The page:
40 years of HCI International. Join us in Washington DC to celebrate

T08: Bridging Cultural Differences for Inclusive Design in a Globalized World

Sunday, 30 June 2024, 08:30 - 12:30 EDT (Washington DC)
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Huatong Sun (short bio)

University of Washington, Tacoma , USA



  1. Decode design ideology behind everyday design artifacts and routine design practices 
  2. Understand cultural differences as dynamic and relational concerning cultural values, identity, race, and gender in a globalized world
  3. Acquire essential skills to engage cultural differences and turn differences into design resources
  4. Evaluate designs and explore design and innovation opportunities with a “discursive affordances” design framework


Content and benefits:


This tutorial teaches participants to reconsider some commonly held design beliefs and routine design practices with a lens of cultural differences. It introduces strategies and techniques to create engaging and empowering designs to bridge cultural differences in a globalized world at a divisive time.


Are simplicity and minimalism the universal design standards for interaction design? How can we avoid unintended stereotyping with user personas in daily design practices? What AI algorithms and design mechanism made “digital blackface” phenomenon on social media so popular? Why did Facebook's signup page remain a binary gender option for another five years after the 50+ gender options were introduced in 2014? Why were women’s voices used as default for digital assistants ranging from Apple’s Siri, Microsoft’s Cortana, and Amazon’s Alexa?

Cultural differences emerge from the various categorical identifications such as ethnicity, race, age, class, religion, gender, sexuality, and ability and manifests as ways of life. They provide design challenges because they are often regarded as a deficit or a threat to harmonious communication for understanding. Based on Sun’s longstanding work in cross-cultural, multicultural, and global design (2012, 2014, 2020), this tutorial shows that cultural differences are dynamic, relational, emergent, and contingent, and demonstrates ways of engaging cultural differences and turning communication deficits into generative design resources, as part of the social justice-oriented design.

In this interactive tutorial, a new design framework of discursive affordances (Sun &Hart-Davidson, 2014; Sun, 2020) is used to trace the interconnectedness of grand narratives (such as ideologies and cultural institutions) and everyday interactions, and to uncover design and innovation opportunities. Discursive affordances stresses affordances as dialogic discursive relations. It connects critical design considerations for empowerment such as agency, structure, identity, values, ideology, and power on a macrosocial level with design implementations for efficiency and effectiveness out of concrete tasks and various modes of interactions on the micro level. Therefore, it connects macro-HCI with micro-HCI (Schneiderman, 2011). Visually rich social media design cases will be provided, and hands-on activities also follow for practice.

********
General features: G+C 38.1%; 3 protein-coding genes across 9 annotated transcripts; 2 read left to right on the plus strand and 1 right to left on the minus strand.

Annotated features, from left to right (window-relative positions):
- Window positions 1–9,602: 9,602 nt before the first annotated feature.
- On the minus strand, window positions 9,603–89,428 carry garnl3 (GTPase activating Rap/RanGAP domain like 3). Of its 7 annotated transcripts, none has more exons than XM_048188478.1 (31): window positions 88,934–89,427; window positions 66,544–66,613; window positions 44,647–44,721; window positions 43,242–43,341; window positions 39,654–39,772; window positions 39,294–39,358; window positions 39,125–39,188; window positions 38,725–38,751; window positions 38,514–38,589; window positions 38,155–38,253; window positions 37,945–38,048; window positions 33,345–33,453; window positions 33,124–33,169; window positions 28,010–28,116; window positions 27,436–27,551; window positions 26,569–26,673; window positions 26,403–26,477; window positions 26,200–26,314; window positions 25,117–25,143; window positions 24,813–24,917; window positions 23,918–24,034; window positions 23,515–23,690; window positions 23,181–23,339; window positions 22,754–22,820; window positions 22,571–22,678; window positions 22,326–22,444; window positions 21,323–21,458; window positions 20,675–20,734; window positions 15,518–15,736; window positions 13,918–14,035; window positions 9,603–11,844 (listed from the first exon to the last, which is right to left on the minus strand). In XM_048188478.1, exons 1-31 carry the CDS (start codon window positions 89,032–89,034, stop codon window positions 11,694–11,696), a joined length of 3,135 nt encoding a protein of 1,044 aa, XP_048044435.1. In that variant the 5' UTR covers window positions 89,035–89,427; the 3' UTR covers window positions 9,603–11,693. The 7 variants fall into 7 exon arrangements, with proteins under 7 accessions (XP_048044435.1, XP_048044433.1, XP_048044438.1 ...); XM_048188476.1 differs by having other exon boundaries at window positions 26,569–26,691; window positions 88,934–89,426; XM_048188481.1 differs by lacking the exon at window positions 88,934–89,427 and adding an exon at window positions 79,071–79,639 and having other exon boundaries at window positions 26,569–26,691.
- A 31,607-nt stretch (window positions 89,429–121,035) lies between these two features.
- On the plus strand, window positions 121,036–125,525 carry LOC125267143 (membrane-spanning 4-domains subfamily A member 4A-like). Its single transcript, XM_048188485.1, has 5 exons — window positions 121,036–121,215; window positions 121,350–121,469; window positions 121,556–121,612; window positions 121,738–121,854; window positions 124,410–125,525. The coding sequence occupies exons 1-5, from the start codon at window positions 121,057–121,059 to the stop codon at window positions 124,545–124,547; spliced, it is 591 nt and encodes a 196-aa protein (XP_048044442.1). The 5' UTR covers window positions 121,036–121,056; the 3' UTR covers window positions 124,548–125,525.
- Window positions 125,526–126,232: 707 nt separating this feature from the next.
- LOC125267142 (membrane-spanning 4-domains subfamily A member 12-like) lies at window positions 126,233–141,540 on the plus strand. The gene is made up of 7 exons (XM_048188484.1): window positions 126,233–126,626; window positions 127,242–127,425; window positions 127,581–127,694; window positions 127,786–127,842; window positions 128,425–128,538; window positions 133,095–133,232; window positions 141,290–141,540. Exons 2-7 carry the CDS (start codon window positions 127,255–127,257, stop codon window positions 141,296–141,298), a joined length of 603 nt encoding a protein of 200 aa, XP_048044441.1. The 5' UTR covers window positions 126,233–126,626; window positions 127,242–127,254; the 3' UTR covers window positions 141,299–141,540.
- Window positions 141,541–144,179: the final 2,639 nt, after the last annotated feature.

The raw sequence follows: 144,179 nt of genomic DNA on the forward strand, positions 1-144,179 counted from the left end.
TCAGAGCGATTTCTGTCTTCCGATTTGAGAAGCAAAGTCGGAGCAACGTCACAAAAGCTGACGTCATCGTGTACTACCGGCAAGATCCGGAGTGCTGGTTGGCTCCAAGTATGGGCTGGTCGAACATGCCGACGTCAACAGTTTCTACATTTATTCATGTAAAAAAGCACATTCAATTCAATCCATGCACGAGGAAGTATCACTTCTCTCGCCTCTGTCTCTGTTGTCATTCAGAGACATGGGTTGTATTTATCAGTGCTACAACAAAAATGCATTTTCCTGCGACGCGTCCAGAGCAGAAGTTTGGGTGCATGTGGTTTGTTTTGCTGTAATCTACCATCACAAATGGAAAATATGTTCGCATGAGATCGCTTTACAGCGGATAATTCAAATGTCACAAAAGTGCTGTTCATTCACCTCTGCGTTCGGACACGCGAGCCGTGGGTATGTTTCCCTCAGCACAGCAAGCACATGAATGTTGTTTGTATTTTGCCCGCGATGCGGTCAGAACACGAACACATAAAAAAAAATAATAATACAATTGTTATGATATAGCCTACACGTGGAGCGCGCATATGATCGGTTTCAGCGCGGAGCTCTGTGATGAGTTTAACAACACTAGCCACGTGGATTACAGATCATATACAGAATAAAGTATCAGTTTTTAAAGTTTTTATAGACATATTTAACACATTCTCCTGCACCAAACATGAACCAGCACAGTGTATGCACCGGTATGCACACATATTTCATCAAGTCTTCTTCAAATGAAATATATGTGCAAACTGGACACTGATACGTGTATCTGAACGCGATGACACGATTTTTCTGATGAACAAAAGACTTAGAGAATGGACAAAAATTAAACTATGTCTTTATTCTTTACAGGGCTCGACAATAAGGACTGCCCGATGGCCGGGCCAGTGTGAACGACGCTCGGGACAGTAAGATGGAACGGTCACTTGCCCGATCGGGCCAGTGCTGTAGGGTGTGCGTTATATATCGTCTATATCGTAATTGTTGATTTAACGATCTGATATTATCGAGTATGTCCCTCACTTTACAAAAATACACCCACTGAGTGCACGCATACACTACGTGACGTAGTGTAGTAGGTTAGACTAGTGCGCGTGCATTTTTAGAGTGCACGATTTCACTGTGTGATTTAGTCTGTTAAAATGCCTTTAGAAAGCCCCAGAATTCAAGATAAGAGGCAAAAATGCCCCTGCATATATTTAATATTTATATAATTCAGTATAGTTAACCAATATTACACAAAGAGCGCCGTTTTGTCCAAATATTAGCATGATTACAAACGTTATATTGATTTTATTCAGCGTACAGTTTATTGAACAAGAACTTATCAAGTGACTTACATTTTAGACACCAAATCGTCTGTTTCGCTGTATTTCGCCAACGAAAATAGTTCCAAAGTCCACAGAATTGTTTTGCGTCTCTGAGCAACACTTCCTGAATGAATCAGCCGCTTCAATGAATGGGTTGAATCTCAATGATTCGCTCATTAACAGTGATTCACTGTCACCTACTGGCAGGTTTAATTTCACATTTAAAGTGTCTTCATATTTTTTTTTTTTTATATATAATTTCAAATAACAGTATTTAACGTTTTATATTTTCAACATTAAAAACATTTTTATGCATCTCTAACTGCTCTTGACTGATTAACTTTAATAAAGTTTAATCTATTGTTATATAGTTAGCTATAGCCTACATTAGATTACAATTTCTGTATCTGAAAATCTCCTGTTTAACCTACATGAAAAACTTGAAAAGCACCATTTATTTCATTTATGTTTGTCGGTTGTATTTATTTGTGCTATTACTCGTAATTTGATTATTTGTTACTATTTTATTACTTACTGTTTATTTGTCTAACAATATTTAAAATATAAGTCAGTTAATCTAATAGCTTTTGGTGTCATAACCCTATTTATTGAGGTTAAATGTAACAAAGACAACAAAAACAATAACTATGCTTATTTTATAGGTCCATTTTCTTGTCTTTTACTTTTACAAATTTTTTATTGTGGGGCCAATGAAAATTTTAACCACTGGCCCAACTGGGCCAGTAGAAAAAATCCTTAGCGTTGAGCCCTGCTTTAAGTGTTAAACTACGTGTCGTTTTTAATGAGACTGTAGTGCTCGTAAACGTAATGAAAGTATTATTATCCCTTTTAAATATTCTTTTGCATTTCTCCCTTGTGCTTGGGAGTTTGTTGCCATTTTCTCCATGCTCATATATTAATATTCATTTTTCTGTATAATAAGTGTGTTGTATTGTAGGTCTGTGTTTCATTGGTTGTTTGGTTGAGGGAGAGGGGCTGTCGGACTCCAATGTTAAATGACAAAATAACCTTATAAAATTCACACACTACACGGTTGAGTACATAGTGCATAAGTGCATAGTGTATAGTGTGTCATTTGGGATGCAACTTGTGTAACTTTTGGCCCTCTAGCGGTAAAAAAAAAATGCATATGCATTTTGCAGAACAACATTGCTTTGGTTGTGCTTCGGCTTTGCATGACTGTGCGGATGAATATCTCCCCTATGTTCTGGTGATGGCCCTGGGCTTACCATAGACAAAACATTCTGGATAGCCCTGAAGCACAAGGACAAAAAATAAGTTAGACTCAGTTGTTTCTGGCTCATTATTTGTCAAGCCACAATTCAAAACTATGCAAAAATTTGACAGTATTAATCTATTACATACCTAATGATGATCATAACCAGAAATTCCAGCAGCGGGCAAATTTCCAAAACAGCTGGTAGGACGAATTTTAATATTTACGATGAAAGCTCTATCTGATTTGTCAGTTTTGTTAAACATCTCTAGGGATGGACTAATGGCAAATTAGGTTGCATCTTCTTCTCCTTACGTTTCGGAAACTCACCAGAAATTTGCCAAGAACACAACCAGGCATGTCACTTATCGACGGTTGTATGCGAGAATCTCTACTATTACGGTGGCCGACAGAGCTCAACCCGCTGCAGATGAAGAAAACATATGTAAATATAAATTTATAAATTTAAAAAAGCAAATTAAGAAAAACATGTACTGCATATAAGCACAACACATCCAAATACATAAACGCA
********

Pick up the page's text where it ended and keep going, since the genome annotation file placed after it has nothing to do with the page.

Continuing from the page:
Target Audience:

Design-minded HCI graduate students and practitioners and any HCII attendees who are interested in the topics such as critical design, design ethics, diversity and inclusion, global design, and cross-cultural design, and who are interested in empowering users for more inclusive communities and societies at this divisive time of the globalized world. They will learn a new design instrument and acquire a new design skill. Even people who don’t do design work regularly could still learn from this tutorial since design artifacts are everywhere in our daily lives.


Bio Sketch of Presenter:

Huatong Sun
Full Professor in cross-cultural, multi-cultural, and global UX design at University of Washington Tacoma. I teach and practice on how to design and innovate for usable, meaningful, and empowering technology in this globalized world to bridge cultural differences. Multi-award-winning book author of “Cross-Cultural Technology Design” (2012) and “Global Social Media Design” (2020) with Oxford University Press, I write for public media including Fast Company and The Conversation. My community-engaged teaching innovation with marginalized user communities made me 2022 Jay R. Gould Award Winner for Excellence in Teaching from the Society for Technical Communication (STC) and the Distinction in the Practice of Diversity and Inclusion Award Winner of the Association for Business Communication (ABC). This course is based on my longstanding research in cross-cultural, multicultural, and global design, which was given at CHI 2022 & 2023 and at other international conferences in multiple fields including IEEE Professional Communication Conference, ACM SIGDOC, STC Summit, and ABC.